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Hey everyone, I'm a highschool student from New Zealand and can someone please explained to me with physics principles in words:

  1. Why increasing the length of cantilever increases the period of oscillation?
  2. Why increasing the flexural rigidity of cantilever increases the period of oscillation?
  3. How moving the position of the attached mass effects the period of oscillation of the cantilever? (Moving closer to or further away from clamp)

The theoretical formula for the period of oscillation of a cantilever is: $$ T=2\pi\sqrt{\frac{mL^3}{3EI}} $$

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    $\begingroup$ The answers to your 3 questions could be deduced from the given formula. Do you ask for an explanation about how to deduce this? Or do you ask for how to arrive at this formula? $\endgroup$ – Thomas Fritsch May 22 at 9:55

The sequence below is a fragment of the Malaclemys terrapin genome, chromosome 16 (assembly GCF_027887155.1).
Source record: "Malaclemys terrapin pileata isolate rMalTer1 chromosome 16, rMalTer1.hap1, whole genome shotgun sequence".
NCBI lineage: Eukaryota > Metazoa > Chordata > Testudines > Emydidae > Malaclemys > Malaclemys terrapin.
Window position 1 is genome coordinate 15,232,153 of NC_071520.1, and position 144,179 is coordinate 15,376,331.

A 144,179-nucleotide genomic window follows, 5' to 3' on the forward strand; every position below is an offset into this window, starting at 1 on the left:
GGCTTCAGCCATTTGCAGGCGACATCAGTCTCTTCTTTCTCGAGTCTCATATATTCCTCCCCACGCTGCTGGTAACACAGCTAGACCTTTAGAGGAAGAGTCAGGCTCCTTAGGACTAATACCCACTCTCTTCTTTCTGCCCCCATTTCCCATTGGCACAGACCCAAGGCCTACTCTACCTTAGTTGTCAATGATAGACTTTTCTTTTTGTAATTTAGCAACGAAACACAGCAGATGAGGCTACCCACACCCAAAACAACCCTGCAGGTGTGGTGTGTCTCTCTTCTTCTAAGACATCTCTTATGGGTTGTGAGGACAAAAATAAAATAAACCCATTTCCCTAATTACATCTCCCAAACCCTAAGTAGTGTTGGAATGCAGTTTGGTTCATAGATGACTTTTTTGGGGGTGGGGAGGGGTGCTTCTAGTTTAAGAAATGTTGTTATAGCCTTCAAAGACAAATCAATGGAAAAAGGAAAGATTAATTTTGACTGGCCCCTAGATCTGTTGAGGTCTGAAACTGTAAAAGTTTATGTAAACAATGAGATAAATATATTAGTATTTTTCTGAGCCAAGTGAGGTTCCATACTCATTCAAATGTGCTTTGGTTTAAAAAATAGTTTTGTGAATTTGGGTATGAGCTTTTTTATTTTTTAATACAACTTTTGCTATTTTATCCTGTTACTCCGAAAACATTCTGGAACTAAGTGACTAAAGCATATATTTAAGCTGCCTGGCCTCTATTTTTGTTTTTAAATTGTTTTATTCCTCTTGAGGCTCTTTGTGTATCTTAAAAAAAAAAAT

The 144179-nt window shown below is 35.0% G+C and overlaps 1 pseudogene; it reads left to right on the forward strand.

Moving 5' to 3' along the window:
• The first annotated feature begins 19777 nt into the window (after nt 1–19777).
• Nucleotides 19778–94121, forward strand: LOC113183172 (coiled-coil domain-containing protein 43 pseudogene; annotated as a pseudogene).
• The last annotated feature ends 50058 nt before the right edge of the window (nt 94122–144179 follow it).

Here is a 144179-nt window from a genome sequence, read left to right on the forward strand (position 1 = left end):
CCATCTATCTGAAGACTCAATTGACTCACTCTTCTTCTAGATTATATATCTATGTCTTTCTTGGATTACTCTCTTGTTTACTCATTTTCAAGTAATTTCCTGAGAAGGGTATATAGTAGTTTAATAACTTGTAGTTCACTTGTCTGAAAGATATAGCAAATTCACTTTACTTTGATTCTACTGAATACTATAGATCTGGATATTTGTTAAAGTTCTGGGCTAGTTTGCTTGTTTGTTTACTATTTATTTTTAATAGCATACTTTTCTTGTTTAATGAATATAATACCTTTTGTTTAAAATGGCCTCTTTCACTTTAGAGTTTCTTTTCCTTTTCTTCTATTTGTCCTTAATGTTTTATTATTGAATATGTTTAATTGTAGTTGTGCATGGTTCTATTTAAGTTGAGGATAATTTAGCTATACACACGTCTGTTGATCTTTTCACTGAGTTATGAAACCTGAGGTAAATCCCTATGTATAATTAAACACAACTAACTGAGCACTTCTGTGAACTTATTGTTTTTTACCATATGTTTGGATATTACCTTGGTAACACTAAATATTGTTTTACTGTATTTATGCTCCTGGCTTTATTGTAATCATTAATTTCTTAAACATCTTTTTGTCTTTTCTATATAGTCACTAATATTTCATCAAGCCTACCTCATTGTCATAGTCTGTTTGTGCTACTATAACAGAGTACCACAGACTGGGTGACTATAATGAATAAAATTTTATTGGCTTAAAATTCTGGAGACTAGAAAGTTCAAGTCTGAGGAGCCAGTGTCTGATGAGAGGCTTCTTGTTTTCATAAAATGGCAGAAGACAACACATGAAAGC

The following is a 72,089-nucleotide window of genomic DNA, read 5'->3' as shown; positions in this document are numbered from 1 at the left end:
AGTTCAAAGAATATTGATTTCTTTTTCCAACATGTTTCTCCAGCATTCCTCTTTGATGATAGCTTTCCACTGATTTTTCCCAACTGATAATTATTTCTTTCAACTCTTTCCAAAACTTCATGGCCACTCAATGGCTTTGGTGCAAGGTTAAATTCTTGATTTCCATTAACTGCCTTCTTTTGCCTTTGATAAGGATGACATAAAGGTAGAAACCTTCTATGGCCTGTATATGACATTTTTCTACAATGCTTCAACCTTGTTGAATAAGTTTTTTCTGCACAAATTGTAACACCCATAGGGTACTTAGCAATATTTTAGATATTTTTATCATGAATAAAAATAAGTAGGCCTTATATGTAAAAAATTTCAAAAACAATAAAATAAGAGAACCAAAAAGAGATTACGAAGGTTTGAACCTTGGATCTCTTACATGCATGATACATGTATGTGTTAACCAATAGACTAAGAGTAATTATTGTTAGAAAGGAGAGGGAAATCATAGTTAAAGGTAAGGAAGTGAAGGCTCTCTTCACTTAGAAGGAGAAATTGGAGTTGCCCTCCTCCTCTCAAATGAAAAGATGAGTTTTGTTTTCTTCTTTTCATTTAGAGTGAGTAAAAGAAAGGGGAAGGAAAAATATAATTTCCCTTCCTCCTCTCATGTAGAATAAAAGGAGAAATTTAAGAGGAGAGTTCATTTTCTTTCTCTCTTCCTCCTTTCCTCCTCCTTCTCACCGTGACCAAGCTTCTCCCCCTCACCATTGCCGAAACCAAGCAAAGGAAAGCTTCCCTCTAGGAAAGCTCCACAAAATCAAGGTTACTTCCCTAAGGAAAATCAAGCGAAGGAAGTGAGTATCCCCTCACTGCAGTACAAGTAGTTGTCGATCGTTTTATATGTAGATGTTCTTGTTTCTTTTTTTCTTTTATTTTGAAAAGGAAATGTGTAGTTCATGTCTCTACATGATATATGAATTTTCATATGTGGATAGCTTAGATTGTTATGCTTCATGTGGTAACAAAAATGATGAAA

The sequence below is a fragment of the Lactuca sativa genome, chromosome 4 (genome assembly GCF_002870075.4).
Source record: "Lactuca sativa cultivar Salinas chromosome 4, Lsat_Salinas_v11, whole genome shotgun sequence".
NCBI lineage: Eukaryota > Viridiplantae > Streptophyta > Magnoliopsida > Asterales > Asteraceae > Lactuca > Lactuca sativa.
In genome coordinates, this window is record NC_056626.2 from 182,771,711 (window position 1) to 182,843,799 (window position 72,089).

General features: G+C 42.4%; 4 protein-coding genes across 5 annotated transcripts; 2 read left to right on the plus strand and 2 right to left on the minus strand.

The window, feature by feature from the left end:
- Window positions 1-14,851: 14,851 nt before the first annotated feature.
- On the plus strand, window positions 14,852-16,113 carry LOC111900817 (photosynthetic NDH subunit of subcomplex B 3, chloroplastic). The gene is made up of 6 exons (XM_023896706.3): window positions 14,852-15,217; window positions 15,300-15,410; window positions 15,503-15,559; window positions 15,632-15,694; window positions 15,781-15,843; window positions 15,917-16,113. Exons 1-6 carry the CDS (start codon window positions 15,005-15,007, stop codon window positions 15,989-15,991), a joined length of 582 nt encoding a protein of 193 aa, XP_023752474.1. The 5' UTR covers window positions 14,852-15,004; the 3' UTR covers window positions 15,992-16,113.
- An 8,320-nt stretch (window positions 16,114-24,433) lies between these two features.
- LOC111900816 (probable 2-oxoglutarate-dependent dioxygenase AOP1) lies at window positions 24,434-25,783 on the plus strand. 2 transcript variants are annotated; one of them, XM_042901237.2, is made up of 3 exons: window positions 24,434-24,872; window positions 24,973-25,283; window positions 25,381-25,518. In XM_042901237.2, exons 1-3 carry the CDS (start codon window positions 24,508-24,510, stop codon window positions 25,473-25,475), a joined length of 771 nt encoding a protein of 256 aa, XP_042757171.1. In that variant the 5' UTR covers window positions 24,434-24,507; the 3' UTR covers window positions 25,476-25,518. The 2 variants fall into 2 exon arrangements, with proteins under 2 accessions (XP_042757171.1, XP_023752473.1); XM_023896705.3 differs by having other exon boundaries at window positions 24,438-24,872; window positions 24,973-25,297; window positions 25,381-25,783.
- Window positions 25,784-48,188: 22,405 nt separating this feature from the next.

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    $\begingroup$ FYI, rigidity is reducing the period according to that formula. $\endgroup$ – JMac May 22 at 11:23
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In words

Why increasing the length of cantilever increases the period of oscillation?

Increasing the length, for a given mass at the end, increases the deflection (Sag S). For each oscillation the distance the mass travels up and down is greater. For a wave, that means a longer wavelength (longer period of oscillation)

Why increasing the flexural rigidity of cantilever increases the period of oscillation?

That conclusion is wrong directly from the equation. The rigidity is related to the modulus of elasticity $E$ in the equation. Increasing $E$ decreases $T$. Increasing E decreases the deflection and decreases the period.

How moving the position of the attached mass effects the period of oscillation of the cantilever? (Moving closer to or further away from clamp)

Same reason as the first. Moving the mass farther away from the increases the deflection. Moving it closer decreases the deflection. It has the same effect as increasing or decreasing the length of the cantilever.

Hope this helps.

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  • $\begingroup$ Thank you sir. Do you mind answering the latest question I posted? $\endgroup$ – Matthew May 28 at 10:42
  • $\begingroup$ Was this answer acceptable for this post! $\endgroup$ – Bob D May 28 at 11:15

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